Last year President Obama responded to Calderon’s pleas for tighter restrictions on American gun sales. The BATFE now requires gun dealers in states bordering Mexico to report all sales of two or more semi-automatic rifles to the same person within five business days. The report is only triggered if the rifles are larger than .22 LR caliber and use detachable magazines. BATFE agents have been visiting the addresses of buyers whose names appear on the reports to check if they are re-selling those firearms without paperwork. The NRA and a group of federally licensed dealers in the southwest have sued the BATFE over the reporting requirement, claiming that there is no legal authorization anywhere in the Federal Code for the reports.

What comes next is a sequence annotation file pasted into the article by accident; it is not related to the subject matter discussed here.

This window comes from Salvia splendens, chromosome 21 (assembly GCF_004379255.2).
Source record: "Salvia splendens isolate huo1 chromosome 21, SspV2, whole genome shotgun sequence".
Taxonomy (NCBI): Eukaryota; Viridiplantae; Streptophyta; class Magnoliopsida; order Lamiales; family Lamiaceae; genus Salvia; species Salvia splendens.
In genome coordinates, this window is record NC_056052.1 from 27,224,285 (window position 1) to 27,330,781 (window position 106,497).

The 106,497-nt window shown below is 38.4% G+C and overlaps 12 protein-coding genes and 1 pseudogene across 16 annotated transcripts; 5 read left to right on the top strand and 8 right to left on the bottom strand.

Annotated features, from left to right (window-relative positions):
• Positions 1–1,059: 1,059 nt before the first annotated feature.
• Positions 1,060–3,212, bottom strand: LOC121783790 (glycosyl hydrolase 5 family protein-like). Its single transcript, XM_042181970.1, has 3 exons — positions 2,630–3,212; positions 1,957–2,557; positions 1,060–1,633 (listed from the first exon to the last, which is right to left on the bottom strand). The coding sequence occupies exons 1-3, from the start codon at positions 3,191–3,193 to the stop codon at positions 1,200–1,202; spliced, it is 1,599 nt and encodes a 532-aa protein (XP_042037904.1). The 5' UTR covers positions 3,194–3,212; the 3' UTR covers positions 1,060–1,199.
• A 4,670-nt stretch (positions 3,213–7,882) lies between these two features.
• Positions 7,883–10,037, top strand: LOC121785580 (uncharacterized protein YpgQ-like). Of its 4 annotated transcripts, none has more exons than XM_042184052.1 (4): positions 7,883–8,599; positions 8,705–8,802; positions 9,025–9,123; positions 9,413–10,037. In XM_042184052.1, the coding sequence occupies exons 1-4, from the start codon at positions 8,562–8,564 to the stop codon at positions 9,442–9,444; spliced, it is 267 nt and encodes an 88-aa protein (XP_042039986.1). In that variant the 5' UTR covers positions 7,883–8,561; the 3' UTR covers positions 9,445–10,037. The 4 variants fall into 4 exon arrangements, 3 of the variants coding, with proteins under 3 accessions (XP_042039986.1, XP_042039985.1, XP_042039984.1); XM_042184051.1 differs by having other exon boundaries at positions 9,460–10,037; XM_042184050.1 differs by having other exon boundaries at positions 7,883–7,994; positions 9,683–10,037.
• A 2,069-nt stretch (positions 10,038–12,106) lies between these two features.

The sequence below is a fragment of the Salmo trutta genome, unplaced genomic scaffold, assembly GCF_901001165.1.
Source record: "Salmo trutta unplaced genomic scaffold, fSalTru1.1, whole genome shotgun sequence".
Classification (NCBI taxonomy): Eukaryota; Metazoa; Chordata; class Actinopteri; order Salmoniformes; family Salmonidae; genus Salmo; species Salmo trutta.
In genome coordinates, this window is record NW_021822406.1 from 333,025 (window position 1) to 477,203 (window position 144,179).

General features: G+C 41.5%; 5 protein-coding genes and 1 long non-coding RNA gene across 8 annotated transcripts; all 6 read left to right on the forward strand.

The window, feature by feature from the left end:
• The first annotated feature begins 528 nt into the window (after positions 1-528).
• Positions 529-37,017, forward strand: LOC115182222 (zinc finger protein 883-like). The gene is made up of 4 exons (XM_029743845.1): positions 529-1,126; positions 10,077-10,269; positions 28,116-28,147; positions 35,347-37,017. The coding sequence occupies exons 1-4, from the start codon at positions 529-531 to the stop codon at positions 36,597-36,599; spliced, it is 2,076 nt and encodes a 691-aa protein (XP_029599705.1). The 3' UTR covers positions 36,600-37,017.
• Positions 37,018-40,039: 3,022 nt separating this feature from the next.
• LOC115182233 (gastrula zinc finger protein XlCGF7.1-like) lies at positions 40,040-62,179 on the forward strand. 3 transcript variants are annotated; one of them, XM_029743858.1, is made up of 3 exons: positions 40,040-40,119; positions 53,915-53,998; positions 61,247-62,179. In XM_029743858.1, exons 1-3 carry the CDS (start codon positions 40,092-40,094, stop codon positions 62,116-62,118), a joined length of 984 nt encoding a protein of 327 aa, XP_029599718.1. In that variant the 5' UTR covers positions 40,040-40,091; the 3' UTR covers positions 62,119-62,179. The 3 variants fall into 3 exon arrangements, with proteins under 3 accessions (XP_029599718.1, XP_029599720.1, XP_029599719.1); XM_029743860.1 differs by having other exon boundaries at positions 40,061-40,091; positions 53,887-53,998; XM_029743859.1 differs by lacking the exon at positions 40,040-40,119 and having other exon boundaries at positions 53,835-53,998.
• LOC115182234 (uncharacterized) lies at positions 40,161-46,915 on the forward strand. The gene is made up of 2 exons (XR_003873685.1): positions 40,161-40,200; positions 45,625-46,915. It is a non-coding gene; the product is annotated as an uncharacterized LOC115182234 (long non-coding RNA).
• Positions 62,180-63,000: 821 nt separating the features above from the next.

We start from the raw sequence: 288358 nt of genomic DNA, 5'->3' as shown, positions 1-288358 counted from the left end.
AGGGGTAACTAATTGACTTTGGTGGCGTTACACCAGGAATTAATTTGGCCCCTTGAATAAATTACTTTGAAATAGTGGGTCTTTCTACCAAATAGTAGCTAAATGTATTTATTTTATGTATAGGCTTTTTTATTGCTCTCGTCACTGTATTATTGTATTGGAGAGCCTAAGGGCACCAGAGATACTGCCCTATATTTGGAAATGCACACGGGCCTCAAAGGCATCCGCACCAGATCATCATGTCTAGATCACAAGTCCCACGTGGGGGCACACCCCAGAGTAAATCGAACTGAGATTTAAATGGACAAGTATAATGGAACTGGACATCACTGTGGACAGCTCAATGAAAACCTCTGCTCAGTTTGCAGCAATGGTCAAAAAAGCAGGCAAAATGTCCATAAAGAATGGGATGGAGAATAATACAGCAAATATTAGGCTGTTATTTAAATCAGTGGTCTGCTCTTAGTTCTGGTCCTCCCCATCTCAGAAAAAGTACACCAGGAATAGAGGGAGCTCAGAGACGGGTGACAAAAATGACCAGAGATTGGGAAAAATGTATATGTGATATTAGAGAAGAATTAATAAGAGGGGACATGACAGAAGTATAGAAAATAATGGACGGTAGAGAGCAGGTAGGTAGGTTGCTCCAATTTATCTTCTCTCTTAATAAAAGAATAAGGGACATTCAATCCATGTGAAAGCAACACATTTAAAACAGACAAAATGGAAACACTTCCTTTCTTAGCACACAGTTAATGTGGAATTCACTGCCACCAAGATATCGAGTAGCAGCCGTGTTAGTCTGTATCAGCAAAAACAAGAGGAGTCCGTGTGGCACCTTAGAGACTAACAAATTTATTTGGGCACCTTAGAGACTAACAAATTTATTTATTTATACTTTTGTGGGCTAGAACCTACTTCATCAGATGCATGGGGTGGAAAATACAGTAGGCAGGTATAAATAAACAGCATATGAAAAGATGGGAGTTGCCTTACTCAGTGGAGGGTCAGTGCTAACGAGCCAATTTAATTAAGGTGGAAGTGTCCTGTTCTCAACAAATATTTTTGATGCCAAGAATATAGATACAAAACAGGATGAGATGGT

Calderon referenced the expired federal “assault weapons ban” in his speech in front of the “No More Weapons” sign last week. He concluded by saying, “The best way you can help to reduce the violence in Mexico is with a law that was previously in effect, and that will stop this inhumane trafficking of arms into Mexico. No More Weapons!” Calderon, Obama, Attorney General Eric Holder, and others seem to believe that a ban on certain rifle features such as bayonet lugs, flash hiders, and folding stocks will somehow stop the flow of machine guns, grenades, and rocket launchers into Mexico. On the other hand, the Mexican cartels now have decades of experience successfully smuggling illegal contraband drugs all over the world, and returning an almost limitless supply of cash money from the sale of those drugs back into their own pockets. They can and do use this money to buy anything that is for sale, anywhere, and have it brought back to them through the same channels that traffic in drugs.